While Disney has maintained a relatively low profile in the war of words between studios backing one or the other of the high-def disc formats, CEO Robert Iger spoke out in support of Blu-ray this week during the company's quarterly analyst call.
As the first studio head to successfully embrace the web (and iTunes in particular) as an alternative distribution vehicle for movie and TV-related content, Iger is credited by many in the industry as being the most aggressive among his peers when it comes to digital initiatives, so his comments (while obviously not unbiased) carry some added weight.
Asked whether he would consider releasing his company's product on HD DVD instead of exclusively on Blu-ray, Iger responded this way:
"We made our bed with Blu-ray because we believed more in that format for a variety of reasons; some technical in nature, some due to the fact that it simply had broader support from a variety of industries, notably the motion picture studios but also what I’ll call the consumer electronics and the tech industry.
What we are seeing lately is that sales of Blu-ray discs are outpacing HD discs by at least two to one. As more quality Blu-ray product comes on the market, which is going to happen, notably with Pirates on May 22, we actually believe that the difference or the advantage of Blu-ray is only going to widen.
What we are also seeing is that the adoption of the platform right now is being held back a bit by a perception among consumers, really, that there is a format war; and that the hardware or the players are too expensive. We see the players coming down in price nicely, particularly by the Christmas season. We also believe that if Blu-ray continues to outpace HD DVD the retailers are ultimately going to weigh in, because they only have a limited amount of shelf space, and they are going to have to choose a format in order to manage their own shelf space. Once that happens, the advantage is going to go even more in Blu-ray’s direction.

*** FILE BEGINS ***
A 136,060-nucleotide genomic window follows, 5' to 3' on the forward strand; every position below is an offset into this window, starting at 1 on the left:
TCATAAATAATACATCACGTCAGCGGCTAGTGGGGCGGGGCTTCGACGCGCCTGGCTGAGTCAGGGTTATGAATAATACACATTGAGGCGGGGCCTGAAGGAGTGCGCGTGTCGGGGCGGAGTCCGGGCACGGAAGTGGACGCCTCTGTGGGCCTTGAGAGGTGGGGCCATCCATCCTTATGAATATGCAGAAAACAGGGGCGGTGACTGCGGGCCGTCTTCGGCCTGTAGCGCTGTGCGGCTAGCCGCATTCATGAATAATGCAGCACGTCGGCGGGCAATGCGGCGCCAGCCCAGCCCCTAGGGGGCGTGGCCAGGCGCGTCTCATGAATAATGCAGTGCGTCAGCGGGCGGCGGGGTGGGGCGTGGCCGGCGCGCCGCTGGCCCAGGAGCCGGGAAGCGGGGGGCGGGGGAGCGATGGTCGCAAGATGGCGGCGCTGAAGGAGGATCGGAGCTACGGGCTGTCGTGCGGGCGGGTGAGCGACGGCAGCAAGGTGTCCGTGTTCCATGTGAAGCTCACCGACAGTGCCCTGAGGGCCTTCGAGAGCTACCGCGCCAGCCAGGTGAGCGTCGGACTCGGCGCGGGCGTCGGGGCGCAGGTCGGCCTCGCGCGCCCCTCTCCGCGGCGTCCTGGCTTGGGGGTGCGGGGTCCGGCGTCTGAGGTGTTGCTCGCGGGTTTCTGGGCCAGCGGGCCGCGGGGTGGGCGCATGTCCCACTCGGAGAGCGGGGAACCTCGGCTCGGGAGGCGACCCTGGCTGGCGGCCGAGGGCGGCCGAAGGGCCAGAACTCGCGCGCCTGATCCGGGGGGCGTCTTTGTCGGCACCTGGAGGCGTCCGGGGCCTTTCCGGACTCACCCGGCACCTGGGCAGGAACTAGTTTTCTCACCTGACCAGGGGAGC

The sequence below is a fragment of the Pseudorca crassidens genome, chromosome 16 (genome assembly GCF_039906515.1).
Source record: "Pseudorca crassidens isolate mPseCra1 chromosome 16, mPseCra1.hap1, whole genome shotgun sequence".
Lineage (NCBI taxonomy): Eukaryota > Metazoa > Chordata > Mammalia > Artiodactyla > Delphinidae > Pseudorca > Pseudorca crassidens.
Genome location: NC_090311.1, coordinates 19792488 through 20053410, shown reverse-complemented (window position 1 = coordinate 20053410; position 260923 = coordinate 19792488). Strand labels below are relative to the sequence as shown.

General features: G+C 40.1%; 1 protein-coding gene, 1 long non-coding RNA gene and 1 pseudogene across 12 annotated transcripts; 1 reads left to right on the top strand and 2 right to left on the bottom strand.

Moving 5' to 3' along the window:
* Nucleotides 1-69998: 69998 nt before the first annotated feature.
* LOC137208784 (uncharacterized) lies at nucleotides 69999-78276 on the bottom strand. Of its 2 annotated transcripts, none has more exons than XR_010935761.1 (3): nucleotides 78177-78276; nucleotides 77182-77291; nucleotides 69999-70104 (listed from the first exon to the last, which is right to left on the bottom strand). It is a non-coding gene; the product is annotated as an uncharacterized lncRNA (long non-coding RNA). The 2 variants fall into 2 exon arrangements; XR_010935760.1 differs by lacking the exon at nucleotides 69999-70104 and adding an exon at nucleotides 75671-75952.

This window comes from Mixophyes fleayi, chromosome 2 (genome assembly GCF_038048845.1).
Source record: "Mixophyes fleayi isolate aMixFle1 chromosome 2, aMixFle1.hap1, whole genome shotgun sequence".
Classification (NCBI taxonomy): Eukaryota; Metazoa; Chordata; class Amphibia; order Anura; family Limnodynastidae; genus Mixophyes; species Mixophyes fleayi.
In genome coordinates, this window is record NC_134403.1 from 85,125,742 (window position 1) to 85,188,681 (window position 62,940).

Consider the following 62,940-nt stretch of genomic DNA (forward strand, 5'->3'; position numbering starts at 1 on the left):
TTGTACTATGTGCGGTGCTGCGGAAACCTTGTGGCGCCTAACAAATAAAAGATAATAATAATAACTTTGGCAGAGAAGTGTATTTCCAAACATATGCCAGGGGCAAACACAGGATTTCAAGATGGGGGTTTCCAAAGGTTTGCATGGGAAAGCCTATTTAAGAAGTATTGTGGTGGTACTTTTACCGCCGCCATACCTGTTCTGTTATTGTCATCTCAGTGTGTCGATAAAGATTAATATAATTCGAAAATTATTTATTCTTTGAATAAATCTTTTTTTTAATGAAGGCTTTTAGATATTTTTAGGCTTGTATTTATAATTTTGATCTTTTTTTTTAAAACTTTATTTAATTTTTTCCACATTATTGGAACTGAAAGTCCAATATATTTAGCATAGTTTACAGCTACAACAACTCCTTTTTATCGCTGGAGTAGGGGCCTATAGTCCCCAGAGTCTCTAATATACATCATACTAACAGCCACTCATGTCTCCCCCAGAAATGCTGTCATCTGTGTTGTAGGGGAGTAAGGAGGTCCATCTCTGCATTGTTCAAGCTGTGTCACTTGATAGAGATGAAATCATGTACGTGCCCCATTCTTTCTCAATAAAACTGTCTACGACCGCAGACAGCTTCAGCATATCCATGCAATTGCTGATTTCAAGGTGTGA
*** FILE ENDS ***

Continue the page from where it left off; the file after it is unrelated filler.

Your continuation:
I think the single greatest thing we can do right now is to not waffle, but to be very, very blunt about it, to continue our support of Blu-ray because we sense a real advantage. The best thing that could happen is for the format war to end, which will be very pro-consumer, particularly as hardware comes down.
The other thing I want to note is, if you look across the globe, the only place there is really a format war is in the United States. In other markets where next-gen DVD is starting to penetrate, Blu-ray is winning, and substantially; so much so there isn’t even a perceived format war.
So I think we made the right decision, the trends we are seeing seem to validate the decision. We think long-term, this is going to be a nice growth area for the company, because as you know sell-through DVD is a big business for the Walt Disney Company, even though we believe in things like VOD and the rental model. People want to own a Disney DVD, particularly in the next-generation format."